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Power, not policy, drives our politics

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Claiming to speak for “we the people,” the framers of the U.S. Constitution offered it as a tool to “form a more perfect Union, establish Justice, insure domestic Tranquility, provide for the common defence, promote the general Welfare, and secure the Blessings of Liberty to ourselves and our Posterity.”

More than 230 years later, is the federal government doing a good job of delivering on those purposes? A poor job? Or is it, perhaps, up to some entirely different job? Let’s look behind Door No. 3.

According to the late political philosopher Anthony de Jasay, the modern state is a “redistributive drudge .... If its ends are such that they can be attained by devoting its subjects’ resources to its own purposes, its rational course is to maximize its discretionary power over these resources. In the ungrateful role of drudge, however, it uses all its power to stay in power, and has no discretionary power left over.”

How much discretionary power does the federal government exercise over your resources?

Well, in 2019, actors in the U.S. economy, including you, will produce goods and provide services worth more than $21 trillion. Also in 2019, the federal government will seize and spend more than $4.4 trillion of that $21 trillion.

Nearly one out of every five dollars’ worth of wealth produced in the U.S. disappears down Washington’s gullet. That’s a lot of discretionary power, and it doesn’t account for state or local government expenditures, or for exercises of discretionary power that reduce the amount of wealth created in the first place.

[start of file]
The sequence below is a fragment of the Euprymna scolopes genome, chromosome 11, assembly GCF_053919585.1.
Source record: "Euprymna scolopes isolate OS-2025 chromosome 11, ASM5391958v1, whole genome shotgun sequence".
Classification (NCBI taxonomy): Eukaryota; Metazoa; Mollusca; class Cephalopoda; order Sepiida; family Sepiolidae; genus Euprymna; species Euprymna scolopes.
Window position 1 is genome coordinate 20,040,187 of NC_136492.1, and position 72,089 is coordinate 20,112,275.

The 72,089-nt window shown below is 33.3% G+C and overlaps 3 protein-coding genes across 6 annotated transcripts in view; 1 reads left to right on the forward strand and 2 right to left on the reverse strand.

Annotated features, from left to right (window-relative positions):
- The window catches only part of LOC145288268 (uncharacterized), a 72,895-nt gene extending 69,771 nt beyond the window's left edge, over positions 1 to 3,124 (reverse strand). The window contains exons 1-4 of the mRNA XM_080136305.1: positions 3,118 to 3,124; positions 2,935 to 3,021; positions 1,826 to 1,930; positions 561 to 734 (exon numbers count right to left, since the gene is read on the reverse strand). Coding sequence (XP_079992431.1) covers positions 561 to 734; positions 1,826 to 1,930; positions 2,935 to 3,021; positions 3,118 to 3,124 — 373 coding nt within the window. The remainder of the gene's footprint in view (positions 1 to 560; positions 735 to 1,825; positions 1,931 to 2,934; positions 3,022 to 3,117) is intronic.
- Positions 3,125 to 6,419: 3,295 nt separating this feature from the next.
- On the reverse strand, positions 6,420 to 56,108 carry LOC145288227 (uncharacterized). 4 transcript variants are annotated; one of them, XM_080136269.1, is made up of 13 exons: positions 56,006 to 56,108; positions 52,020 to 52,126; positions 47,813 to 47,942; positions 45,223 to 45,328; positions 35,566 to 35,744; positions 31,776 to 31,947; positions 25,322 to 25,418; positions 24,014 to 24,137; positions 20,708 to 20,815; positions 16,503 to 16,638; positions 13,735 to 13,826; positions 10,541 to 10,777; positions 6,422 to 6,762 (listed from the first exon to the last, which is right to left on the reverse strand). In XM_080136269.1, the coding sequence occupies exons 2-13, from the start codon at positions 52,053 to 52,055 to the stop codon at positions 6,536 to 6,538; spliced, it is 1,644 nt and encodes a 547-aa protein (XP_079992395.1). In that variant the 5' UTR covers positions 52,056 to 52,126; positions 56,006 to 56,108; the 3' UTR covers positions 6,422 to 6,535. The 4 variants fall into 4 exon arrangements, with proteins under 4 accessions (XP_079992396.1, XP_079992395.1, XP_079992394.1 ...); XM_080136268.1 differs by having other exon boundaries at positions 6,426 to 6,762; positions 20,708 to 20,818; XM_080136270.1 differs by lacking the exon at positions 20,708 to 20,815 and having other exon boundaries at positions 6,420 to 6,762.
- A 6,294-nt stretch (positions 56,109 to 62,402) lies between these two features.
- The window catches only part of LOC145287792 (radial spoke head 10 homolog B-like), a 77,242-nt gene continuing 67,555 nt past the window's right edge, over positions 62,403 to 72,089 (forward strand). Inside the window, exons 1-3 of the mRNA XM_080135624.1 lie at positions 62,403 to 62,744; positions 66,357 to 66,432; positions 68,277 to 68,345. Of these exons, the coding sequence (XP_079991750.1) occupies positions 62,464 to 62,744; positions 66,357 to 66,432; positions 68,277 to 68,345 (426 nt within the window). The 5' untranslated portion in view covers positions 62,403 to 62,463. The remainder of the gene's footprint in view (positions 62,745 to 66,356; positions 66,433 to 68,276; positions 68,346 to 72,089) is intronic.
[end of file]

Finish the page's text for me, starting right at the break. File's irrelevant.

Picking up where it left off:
How much justice, tranquility, defense, general welfare and liberty does that much discretionary power buy? How much should it buy?

From any debate between candidates for public office, one may collect a veritable basket full of promises. But listen closely to the promises and you’ll find that unless the candidate is a Libertarian, they’re always conditional: Give me more power, give me more money, and I’ll give you X.

Those promises are a pig in a poke: Elect that candidate and you may or may not get some measure of X, but that candidate will definitely get the power.

Do you consider keeping politicians in power a project worthy of nearly one out of five of the dollars you earn?

If so, by all means keep voting for candidates who advocate an ever stronger and ever more expensive federal government. There are usually at least two such candidates on your ballot for any office — they’re called Republicans and Democrats.

If not, vote Libertarian. Or abandon politics altogether.

Thomas L. Knapp (Twitter: @thomaslknapp) is director and senior news analyst at the William Lloyd Garrison Center for Libertarian Advocacy Journalism (thegarrisoncenter.org). He lives and works in north central Florida.

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